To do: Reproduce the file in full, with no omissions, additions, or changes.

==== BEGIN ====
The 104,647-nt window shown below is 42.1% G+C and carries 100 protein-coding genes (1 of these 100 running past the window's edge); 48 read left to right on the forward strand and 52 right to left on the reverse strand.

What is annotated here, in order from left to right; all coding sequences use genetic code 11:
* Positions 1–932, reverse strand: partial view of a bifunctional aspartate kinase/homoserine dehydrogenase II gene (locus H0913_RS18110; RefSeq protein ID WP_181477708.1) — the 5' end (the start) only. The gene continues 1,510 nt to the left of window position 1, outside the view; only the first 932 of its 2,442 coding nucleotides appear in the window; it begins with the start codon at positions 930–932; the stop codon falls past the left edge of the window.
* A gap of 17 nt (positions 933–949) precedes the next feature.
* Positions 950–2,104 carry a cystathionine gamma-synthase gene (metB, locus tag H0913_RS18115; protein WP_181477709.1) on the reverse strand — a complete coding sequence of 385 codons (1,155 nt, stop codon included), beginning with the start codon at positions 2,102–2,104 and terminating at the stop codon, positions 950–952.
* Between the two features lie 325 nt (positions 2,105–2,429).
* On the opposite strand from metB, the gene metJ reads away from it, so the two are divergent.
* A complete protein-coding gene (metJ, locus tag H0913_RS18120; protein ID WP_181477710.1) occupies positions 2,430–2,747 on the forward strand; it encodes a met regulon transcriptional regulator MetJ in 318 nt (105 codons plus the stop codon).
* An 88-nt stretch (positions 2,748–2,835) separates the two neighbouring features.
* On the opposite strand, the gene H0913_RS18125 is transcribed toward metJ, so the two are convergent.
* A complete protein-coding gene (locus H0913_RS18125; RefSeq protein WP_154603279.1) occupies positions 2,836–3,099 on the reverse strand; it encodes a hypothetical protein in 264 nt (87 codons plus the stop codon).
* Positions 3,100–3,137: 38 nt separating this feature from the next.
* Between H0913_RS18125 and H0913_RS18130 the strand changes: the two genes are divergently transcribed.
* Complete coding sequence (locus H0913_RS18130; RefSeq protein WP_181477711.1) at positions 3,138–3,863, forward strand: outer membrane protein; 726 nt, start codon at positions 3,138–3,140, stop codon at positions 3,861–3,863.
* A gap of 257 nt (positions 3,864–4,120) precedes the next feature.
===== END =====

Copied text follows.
The 104,647-nt window shown below is 42.1% G+C and carries 100 protein-coding genes (1 of these 100 running past the window's edge); 48 read left to right on the forward strand and 52 right to left on the reverse strand.

What is annotated here, in order from left to right; all coding sequences use genetic code 11:
* Positions 1–932, reverse strand: partial view of a bifunctional aspartate kinase/homoserine dehydrogenase II gene (locus H0913_RS18110; RefSeq protein ID WP_181477708.1) — the 5' end (the start) only. The gene continues 1,510 nt to the left of window position 1, outside the view; only the first 932 of its 2,442 coding nucleotides appear in the window; it begins with the start codon at positions 930–932; the stop codon falls past the left edge of the window.
* A gap of 17 nt (positions 933–949) precedes the next feature.
* Positions 950–2,104 carry a cystathionine gamma-synthase gene (metB, locus tag H0913_RS18115; protein WP_181477709.1) on the reverse strand — a complete coding sequence of 385 codons (1,155 nt, stop codon included), beginning with the start codon at positions 2,102–2,104 and terminating at the stop codon, positions 950–952.
* Between the two features lie 325 nt (positions 2,105–2,429).
* On the opposite strand from metB, the gene metJ reads away from it, so the two are divergent.
* A complete protein-coding gene (metJ, locus tag H0913_RS18120; protein ID WP_181477710.1) occupies positions 2,430–2,747 on the forward strand; it encodes a met regulon transcriptional regulator MetJ in 318 nt (105 codons plus the stop codon).
* An 88-nt stretch (positions 2,748–2,835) separates the two neighbouring features.
* On the opposite strand, the gene H0913_RS18125 is transcribed toward metJ, so the two are convergent.
* A complete protein-coding gene (locus H0913_RS18125; RefSeq protein WP_154603279.1) occupies positions 2,836–3,099 on the reverse strand; it encodes a hypothetical protein in 264 nt (87 codons plus the stop codon).
* Positions 3,100–3,137: 38 nt separating this feature from the next.
* Between H0913_RS18125 and H0913_RS18130 the strand changes: the two genes are divergently transcribed.
* Complete coding sequence (locus H0913_RS18130; RefSeq protein WP_181477711.1) at positions 3,138–3,863, forward strand: outer membrane protein; 726 nt, start codon at positions 3,138–3,140, stop codon at positions 3,861–3,863.
* A gap of 257 nt (positions 3,864–4,120) precedes the next feature.